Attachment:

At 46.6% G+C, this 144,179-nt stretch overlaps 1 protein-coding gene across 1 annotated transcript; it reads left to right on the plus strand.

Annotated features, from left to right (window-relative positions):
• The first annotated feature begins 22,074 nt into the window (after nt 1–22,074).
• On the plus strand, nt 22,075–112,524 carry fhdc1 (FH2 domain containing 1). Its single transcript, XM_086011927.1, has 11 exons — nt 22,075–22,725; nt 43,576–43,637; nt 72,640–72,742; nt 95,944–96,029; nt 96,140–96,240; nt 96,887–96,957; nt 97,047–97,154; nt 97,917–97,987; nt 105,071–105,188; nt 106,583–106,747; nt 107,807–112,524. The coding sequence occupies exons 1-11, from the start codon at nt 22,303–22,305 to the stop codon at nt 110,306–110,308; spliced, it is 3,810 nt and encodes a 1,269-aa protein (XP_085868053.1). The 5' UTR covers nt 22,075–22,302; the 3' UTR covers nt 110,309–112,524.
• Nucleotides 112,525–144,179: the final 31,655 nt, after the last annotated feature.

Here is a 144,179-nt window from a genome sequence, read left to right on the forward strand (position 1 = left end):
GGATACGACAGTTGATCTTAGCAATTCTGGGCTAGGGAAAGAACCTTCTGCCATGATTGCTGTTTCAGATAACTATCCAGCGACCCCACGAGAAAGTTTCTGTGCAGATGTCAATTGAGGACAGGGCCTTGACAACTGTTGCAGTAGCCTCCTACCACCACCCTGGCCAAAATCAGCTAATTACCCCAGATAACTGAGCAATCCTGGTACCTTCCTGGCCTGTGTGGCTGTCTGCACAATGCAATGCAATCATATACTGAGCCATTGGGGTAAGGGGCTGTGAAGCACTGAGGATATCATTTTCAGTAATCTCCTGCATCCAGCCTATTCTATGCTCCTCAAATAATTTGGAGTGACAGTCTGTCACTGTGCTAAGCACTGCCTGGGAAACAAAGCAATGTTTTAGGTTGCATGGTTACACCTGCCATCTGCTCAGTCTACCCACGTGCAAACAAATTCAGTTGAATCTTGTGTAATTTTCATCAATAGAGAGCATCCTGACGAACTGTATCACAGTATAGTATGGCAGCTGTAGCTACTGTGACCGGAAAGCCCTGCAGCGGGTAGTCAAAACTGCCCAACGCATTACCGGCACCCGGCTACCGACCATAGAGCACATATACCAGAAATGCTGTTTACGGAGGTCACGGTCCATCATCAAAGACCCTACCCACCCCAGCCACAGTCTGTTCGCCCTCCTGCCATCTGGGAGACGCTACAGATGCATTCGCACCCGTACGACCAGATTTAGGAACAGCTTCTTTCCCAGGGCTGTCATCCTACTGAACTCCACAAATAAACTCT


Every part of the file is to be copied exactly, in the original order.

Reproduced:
At 46.6% G+C, this 144,179-nt stretch overlaps 1 protein-coding gene across 1 annotated transcript; it reads left to right on the plus strand.

Annotated features, from left to right (window-relative positions):
• The first annotated feature begins 22,074 nt into the window (after nt 1–22,074).
• On the plus strand, nt 22,075–112,524 carry fhdc1 (FH2 domain containing 1). Its single transcript, XM_086011927.1, has 11 exons — nt 22,075–22,725; nt 43,576–43,637; nt 72,640–72,742; nt 95,944–96,029; nt 96,140–96,240; nt 96,887–96,957; nt 97,047–97,154; nt 97,917–97,987; nt 105,071–105,188; nt 106,583–106,747; nt 107,807–112,524. The coding sequence occupies exons 1-11, from the start codon at nt 22,303–22,305 to the stop codon at nt 110,306–110,308; spliced, it is 3,810 nt and encodes a 1,269-aa protein (XP_085868053.1). The 5' UTR covers nt 22,075–22,302; the 3' UTR covers nt 110,309–112,524.
• Nucleotides 112,525–144,179: the final 31,655 nt, after the last annotated feature.

Here is a 144,179-nt window from a genome sequence, read left to right on the forward strand (position 1 = left end):
GGATACGACAGTTGATCTTAGCAATTCTGGGCTAGGGAAAGAACCTTCTGCCATGATTGCTGTTTCAGATAACTATCCAGCGACCCCACGAGAAAGTTTCTGTGCAGATGTCAATTGAGGACAGGGCCTTGACAACTGTTGCAGTAGCCTCCTACCACCACCCTGGCCAAAATCAGCTAATTACCCCAGATAACTGAGCAATCCTGGTACCTTCCTGGCCTGTGTGGCTGTCTGCACAATGCAATGCAATCATATACTGAGCCATTGGGGTAAGGGGCTGTGAAGCACTGAGGATATCATTTTCAGTAATCTCCTGCATCCAGCCTATTCTATGCTCCTCAAATAATTTGGAGTGACAGTCTGTCACTGTGCTAAGCACTGCCTGGGAAACAAAGCAATGTTTTAGGTTGCATGGTTACACCTGCCATCTGCTCAGTCTACCCACGTGCAAACAAATTCAGTTGAATCTTGTGTAATTTTCATCAATAGAGAGCATCCTGACGAACTGTATCACAGTATAGTATGGCAGCTGTAGCTACTGTGACCGGAAAGCCCTGCAGCGGGTAGTCAAAACTGCCCAACGCATTACCGGCACCCGGCTACCGACCATAGAGCACATATACCAGAAATGCTGTTTACGGAGGTCACGGTCCATCATCAAAGACCCTACCCACCCCAGCCACAGTCTGTTCGCCCTCCTGCCATCTGGGAGACGCTACAGATGCATTCGCACCCGTACGACCAGATTTAGGAACAGCTTCTTTCCCAGGGCTGTCATCCTACTGAACTCCACAAATAAACTCT